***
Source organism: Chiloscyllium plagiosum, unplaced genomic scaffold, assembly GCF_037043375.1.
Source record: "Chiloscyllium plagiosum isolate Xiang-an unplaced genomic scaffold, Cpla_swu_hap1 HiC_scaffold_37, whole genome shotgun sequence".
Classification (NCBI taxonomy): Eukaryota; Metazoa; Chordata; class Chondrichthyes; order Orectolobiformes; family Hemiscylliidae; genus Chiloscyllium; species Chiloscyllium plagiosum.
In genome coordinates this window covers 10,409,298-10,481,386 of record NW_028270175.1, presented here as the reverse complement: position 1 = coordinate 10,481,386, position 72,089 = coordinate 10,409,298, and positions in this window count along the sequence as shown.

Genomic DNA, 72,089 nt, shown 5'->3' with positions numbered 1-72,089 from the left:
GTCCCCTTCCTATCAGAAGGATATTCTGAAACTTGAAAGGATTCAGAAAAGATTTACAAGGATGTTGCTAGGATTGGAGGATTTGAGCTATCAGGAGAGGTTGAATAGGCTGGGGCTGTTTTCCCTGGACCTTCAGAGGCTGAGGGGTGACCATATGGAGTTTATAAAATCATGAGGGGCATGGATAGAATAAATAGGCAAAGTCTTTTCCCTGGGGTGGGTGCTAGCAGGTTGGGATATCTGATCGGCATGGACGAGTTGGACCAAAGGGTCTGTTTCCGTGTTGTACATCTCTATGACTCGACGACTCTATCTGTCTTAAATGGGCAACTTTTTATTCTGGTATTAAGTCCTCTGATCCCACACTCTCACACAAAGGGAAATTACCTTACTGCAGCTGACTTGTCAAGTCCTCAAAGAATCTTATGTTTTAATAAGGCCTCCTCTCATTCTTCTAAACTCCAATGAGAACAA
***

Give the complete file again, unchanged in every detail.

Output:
Source organism: Chiloscyllium plagiosum, unplaced genomic scaffold, assembly GCF_037043375.1.
Source record: "Chiloscyllium plagiosum isolate Xiang-an unplaced genomic scaffold, Cpla_swu_hap1 HiC_scaffold_37, whole genome shotgun sequence".
Classification (NCBI taxonomy): Eukaryota; Metazoa; Chordata; class Chondrichthyes; order Orectolobiformes; family Hemiscylliidae; genus Chiloscyllium; species Chiloscyllium plagiosum.
In genome coordinates this window covers 10,409,298-10,481,386 of record NW_028270175.1, presented here as the reverse complement: position 1 = coordinate 10,481,386, position 72,089 = coordinate 10,409,298, and positions in this window count along the sequence as shown.

Genomic DNA, 72,089 nt, shown 5'->3' with positions numbered 1-72,089 from the left:
GTCCCCTTCCTATCAGAAGGATATTCTGAAACTTGAAAGGATTCAGAAAAGATTTACAAGGATGTTGCTAGGATTGGAGGATTTGAGCTATCAGGAGAGGTTGAATAGGCTGGGGCTGTTTTCCCTGGACCTTCAGAGGCTGAGGGGTGACCATATGGAGTTTATAAAATCATGAGGGGCATGGATAGAATAAATAGGCAAAGTCTTTTCCCTGGGGTGGGTGCTAGCAGGTTGGGATATCTGATCGGCATGGACGAGTTGGACCAAAGGGTCTGTTTCCGTGTTGTACATCTCTATGACTCGACGACTCTATCTGTCTTAAATGGGCAACTTTTTATTCTGGTATTAAGTCCTCTGATCCCACACTCTCACACAAAGGGAAATTACCTTACTGCAGCTGACTTGTCAAGTCCTCAAAGAATCTTATGTTTTAATAAGGCCTCCTCTCATTCTTCTAAACTCCAATGAGAACAA